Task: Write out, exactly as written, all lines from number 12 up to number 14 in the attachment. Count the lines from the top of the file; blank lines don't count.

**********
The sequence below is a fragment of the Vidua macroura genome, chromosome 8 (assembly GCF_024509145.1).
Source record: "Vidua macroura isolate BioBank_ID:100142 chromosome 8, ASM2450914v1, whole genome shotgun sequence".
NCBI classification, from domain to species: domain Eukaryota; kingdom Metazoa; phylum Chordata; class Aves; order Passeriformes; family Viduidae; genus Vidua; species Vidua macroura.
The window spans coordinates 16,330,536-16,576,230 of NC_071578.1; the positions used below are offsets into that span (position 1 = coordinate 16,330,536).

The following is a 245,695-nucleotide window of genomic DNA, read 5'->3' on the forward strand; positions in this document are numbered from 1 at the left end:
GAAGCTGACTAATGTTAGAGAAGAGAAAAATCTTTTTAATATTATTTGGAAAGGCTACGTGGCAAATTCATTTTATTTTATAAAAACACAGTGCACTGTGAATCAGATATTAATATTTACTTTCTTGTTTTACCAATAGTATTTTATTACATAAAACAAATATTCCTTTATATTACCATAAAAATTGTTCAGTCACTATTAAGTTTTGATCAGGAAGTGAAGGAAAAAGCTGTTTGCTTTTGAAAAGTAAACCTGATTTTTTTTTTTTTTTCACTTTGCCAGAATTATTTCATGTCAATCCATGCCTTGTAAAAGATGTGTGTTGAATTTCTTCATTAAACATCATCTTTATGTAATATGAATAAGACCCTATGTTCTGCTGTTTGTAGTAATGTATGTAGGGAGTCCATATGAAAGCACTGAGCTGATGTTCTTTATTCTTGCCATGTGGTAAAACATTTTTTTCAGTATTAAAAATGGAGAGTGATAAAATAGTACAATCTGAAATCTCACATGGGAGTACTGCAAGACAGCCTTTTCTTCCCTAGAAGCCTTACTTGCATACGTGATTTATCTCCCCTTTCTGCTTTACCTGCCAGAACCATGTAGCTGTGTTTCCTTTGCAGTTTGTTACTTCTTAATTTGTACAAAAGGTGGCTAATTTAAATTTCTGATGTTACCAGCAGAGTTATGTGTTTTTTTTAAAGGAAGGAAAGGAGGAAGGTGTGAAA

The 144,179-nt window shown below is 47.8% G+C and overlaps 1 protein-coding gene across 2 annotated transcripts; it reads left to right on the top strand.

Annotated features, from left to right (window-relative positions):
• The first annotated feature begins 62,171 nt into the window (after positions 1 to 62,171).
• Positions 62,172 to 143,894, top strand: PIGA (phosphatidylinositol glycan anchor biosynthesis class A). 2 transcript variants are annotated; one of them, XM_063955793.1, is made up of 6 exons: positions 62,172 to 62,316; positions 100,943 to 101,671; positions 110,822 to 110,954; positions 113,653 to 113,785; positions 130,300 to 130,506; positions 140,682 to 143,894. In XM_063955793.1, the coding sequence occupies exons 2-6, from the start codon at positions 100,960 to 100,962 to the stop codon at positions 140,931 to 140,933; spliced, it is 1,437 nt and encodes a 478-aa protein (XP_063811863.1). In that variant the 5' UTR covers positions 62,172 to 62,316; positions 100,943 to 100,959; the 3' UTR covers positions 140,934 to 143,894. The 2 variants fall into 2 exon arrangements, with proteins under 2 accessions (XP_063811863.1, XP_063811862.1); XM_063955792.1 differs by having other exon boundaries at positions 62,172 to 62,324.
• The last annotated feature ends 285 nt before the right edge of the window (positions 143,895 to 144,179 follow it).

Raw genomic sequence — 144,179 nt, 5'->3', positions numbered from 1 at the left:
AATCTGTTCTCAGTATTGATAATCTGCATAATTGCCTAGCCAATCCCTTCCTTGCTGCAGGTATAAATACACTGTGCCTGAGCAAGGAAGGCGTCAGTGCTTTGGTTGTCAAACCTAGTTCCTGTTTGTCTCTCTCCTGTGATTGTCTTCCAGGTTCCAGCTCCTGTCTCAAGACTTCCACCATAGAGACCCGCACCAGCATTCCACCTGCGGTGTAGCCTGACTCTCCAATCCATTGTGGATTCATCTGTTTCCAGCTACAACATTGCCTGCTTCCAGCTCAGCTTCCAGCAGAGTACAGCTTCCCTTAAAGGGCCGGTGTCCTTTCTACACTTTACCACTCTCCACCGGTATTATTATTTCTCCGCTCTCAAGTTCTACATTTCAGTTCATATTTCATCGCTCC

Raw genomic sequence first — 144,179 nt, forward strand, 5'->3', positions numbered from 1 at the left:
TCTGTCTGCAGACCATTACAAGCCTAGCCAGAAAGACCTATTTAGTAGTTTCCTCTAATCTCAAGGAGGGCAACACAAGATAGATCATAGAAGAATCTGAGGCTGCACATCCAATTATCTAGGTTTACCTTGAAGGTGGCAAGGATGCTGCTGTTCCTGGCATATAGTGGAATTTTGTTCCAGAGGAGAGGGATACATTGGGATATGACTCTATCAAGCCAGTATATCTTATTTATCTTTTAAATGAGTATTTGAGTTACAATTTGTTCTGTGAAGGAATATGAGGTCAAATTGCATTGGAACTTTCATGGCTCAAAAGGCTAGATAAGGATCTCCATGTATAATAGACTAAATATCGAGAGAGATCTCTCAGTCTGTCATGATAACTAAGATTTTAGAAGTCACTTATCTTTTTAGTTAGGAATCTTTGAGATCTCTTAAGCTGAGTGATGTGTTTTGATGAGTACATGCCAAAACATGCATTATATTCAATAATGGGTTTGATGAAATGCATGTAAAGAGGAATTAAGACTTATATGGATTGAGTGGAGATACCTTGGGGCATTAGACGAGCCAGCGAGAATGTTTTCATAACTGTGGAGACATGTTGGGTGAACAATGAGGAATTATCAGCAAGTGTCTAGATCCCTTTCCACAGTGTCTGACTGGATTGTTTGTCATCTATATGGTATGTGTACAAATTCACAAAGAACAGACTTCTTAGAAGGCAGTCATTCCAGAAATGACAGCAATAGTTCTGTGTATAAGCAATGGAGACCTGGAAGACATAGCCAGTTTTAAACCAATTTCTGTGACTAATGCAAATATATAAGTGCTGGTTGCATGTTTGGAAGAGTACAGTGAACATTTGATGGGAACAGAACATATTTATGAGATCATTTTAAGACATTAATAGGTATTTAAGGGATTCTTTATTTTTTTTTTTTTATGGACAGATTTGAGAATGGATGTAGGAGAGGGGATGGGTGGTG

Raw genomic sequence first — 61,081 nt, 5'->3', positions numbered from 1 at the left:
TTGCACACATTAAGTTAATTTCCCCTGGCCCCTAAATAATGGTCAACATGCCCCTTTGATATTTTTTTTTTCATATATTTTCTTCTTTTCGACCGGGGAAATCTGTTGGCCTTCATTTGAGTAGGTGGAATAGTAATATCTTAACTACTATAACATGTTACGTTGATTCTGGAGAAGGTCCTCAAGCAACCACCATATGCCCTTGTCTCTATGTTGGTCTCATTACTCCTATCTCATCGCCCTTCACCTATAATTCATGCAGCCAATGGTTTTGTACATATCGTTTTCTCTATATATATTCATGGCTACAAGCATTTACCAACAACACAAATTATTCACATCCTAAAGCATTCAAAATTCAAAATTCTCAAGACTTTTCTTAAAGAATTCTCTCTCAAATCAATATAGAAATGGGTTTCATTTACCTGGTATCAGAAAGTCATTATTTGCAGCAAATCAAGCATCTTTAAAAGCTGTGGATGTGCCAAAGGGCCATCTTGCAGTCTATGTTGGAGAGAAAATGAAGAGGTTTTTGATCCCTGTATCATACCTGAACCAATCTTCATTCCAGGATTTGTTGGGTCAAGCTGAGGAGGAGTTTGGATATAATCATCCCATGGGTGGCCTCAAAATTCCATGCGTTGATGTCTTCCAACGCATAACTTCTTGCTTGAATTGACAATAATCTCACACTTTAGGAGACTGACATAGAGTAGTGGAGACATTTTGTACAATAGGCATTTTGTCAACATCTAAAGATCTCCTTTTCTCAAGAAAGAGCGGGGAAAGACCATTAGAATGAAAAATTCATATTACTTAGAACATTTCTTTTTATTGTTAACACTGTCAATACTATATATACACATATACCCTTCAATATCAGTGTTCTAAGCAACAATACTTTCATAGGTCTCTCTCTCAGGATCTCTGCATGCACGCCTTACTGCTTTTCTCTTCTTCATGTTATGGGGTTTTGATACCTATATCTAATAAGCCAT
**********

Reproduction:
Raw genomic sequence — 144,179 nt, 5'->3', positions numbered from 1 at the left:
AATCTGTTCTCAGTATTGATAATCTGCATAATTGCCTAGCCAATCCCTTCCTTGCTGCAGGTATAAATACACTGTGCCTGAGCAAGGAAGGCGTCAGTGCTTTGGTTGTCAAACCTAGTTCCTGTTTGTCTCTCTCCTGTGATTGTCTTCCAGGTTCCAGCTCCTGTCTCAAGACTTCCACCATAGAGACCCGCACCAGCATTCCACCTGCGGTGTAGCCTGACTCTCCAATCCATTGTGGATTCATCTGTTTCCAGCTACAACATTGCCTGCTTCCAGCTCAGCTTCCAGCAGAGTACAGCTTCCCTTAAAGGGCCGGTGTCCTTTCTACACTTTACCACTCTCCACCGGTATTATTATTTCTCCGCTCTCAAGTTCTACATTTCAGTTCATATTTCATCGCTCC

Raw genomic sequence first — 144,179 nt, forward strand, 5'->3', positions numbered from 1 at the left: